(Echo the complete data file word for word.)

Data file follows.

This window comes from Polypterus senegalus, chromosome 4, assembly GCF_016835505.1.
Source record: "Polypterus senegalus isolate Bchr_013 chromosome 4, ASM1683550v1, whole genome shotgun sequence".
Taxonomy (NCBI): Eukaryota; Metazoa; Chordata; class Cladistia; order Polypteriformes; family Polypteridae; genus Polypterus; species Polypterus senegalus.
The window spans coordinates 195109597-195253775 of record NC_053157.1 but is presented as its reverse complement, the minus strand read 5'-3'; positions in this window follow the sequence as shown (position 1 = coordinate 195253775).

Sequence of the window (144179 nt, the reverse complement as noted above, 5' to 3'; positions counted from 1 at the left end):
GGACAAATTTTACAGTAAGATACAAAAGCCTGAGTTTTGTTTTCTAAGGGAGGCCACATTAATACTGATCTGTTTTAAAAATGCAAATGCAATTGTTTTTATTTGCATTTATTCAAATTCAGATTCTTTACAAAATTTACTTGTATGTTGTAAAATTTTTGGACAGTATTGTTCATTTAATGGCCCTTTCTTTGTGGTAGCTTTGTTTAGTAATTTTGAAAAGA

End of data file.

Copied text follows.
This window comes from Polypterus senegalus, chromosome 4, assembly GCF_016835505.1.
Source record: "Polypterus senegalus isolate Bchr_013 chromosome 4, ASM1683550v1, whole genome shotgun sequence".
Taxonomy (NCBI): Eukaryota; Metazoa; Chordata; class Cladistia; order Polypteriformes; family Polypteridae; genus Polypterus; species Polypterus senegalus.
The window spans coordinates 195109597-195253775 of record NC_053157.1 but is presented as its reverse complement, the minus strand read 5'-3'; positions in this window follow the sequence as shown (position 1 = coordinate 195253775).

Sequence of the window (144179 nt, the reverse complement as noted above, 5' to 3'; positions counted from 1 at the left end):
GGACAAATTTTACAGTAAGATACAAAAGCCTGAGTTTTGTTTTCTAAGGGAGGCCACATTAATACTGATCTGTTTTAAAAATGCAAATGCAATTGTTTTTATTTGCATTTATTCAAATTCAGATTCTTTACAAAATTTACTTGTATGTTGTAAAATTTTTGGACAGTATTGTTCATTTAATGGCCCTTTCTTTGTGGTAGCTTTGTTTAGTAATTTTGAAAAGA